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Investors often restrict their search to high-yield plays, but dividend-growth is believed to be more important than yield over the long term.
Let’s take a look a SNC-Lavalin Group Inc. (TSX:SNC) to see if it deserves to be on your “Buy” list.
SNC’s stock took a hit in recent years as scandals involving the contract procurement practices of some former employees hurt the company’s reputation.
RCMP investigations followed, and there was a concern at one point that the company could be banned from bidding on Canadian contracts due to corruption charges being laid against SNC.
A preliminary hearing on the fraud and corruption charges is scheduled to begin in September 2018. For the moment, the market appears to have forgotten about the case.
In fact, contrarian investors who took advantage of the dip and bought the stock below $40 are now sitting on some sweet gains.
SNC currently trades for $54 per share.
Growth through acquisitions
SNC bought oil-focused engineering and construction player Kentz Corporation back in August 2014 for $2.1 billion.
The timing of the deal was unfortunate, as the fallout in the oil sector soon followed, but adding Kentz gave SNC a strong business group capable of winning world class contracts in upstream, liquefied natural gas (LNG), and unconventional oil and gas segments.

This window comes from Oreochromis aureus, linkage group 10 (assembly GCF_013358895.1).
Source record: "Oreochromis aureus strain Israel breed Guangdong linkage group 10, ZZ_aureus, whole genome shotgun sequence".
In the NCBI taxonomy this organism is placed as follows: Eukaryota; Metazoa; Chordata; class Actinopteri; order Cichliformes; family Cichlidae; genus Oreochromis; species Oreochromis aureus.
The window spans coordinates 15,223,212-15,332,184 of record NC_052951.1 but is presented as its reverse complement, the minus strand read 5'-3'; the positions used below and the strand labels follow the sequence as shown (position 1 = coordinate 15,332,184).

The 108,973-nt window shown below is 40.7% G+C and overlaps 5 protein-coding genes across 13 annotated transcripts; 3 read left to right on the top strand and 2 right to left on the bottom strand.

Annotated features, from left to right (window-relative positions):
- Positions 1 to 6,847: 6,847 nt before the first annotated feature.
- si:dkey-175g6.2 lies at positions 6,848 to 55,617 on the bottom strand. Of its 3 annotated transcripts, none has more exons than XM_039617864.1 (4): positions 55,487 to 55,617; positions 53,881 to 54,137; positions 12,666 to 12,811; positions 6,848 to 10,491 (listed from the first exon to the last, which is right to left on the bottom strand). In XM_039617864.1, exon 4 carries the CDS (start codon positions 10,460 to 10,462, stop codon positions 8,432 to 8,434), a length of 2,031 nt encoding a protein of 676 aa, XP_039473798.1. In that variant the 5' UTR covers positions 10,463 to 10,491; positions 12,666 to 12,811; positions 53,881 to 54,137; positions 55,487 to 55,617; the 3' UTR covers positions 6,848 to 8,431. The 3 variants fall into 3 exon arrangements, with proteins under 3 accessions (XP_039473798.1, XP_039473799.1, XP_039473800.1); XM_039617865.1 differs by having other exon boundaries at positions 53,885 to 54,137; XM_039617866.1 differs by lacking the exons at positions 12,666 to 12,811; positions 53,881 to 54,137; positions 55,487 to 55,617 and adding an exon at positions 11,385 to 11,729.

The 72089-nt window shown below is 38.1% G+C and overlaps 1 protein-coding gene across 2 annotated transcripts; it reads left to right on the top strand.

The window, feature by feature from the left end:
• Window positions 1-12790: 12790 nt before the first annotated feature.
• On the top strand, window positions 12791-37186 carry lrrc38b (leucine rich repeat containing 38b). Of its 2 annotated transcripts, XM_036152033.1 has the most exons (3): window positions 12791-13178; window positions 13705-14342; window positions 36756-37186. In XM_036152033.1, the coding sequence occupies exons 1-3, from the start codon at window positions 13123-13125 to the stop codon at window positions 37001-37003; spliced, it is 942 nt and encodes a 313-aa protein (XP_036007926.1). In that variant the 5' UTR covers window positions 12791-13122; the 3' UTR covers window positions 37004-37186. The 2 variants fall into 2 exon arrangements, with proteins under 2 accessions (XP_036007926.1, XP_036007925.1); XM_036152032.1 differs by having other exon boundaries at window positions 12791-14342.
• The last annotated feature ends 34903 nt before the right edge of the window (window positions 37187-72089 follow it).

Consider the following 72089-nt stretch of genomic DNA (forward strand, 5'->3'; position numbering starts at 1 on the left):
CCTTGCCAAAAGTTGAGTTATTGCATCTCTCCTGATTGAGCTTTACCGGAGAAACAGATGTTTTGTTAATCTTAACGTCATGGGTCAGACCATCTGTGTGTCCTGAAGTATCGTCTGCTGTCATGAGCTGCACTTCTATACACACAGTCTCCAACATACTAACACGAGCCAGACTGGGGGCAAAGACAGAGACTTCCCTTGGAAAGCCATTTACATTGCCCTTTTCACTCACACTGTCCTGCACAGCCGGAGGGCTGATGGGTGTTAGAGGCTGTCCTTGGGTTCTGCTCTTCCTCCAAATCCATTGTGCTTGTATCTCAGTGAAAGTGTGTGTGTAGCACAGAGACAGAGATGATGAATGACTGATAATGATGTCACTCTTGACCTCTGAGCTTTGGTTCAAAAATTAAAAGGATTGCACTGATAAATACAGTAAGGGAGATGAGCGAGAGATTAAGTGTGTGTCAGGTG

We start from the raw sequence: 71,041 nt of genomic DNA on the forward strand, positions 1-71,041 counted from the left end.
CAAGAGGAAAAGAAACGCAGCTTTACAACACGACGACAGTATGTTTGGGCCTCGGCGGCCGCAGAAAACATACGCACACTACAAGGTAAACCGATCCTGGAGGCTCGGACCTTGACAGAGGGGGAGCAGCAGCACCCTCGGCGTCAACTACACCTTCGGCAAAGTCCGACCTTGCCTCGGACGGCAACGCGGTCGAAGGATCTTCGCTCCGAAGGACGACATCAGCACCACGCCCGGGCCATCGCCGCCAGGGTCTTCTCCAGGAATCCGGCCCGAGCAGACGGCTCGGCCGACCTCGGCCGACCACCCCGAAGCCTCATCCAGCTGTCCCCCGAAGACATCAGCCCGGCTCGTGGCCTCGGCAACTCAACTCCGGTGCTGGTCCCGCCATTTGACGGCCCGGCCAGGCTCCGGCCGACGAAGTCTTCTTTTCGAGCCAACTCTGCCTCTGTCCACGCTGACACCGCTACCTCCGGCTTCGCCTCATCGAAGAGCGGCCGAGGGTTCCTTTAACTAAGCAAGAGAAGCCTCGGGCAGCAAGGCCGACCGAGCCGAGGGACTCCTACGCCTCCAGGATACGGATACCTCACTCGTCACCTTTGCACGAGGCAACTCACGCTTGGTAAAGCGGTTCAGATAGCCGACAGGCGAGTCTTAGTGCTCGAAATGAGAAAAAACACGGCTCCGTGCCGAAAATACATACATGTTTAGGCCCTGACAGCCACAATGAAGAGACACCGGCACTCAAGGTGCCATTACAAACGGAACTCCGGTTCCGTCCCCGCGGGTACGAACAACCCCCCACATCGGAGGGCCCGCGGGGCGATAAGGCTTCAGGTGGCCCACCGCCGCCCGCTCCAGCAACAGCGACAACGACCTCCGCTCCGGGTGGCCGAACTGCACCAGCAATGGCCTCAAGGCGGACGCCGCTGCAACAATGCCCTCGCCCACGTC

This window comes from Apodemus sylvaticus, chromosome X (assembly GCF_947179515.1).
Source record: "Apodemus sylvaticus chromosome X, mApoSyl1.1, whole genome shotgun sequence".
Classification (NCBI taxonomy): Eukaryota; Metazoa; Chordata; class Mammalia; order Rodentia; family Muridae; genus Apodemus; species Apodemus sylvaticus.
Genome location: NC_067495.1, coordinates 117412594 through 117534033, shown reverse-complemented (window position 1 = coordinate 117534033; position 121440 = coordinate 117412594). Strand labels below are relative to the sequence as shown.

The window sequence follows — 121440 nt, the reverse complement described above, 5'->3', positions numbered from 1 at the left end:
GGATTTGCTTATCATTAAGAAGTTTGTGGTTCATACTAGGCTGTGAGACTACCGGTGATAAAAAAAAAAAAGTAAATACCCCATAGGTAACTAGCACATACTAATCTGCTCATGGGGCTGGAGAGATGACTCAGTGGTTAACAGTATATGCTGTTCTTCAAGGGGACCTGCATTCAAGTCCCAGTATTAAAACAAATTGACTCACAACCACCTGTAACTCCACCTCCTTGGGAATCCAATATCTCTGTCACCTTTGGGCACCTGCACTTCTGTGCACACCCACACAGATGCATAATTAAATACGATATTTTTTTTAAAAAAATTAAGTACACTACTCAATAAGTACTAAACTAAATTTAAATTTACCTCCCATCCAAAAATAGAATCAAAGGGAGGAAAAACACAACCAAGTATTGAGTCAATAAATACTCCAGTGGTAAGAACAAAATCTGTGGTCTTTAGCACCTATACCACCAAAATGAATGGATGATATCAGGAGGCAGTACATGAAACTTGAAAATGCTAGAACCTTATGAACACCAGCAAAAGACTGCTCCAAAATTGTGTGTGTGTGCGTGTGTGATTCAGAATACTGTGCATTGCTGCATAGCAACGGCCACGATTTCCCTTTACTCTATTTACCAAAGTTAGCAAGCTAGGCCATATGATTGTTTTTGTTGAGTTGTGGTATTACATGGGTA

Last week, SNC announced the closing of its $3.6 billion acquisition of UK-based WS Atkins PLC, which is a multinational engineering and design consultancy with expertise in transportation, infrastructure, aerospace, and defense.
The deal truly turns SNC into a global engineering giant, with $12 billion in annual revenue and more than 50,000 employees.
Contrarian types have often said SNC is a cheap stock, and many expected the company to unlock some value through the sale of its 16.7% ownership in the 407 toll road.
The disposition of the 407 stake is now unlikely, as SNC used the cash flow from the 407 to secure funding for the Atkins deal.
SNC is rarely touted as a dividend-growth play, but the company has raised its payout for more than 15 straight years, and the distribution has tripled in the past decade.
The current quarterly dividend of $0.273 per share provides a yield of 2%.
Should you buy?
The large acquisitions in recent years have made SNC a formidable player in the global engineering space. The company now has significant capabilities in a wide range of growth areas, and its immense size should be an asset when bidding on future projects.
SNC isn’t as cheap as it was at the peak of the scandal crisis, and the RCMP case could cause more volatility in the next year, but investors with a buy-and-hold strategy should do well with this stock over time.
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Fool contributor Andrew Walker has no position in any stocks mentioned.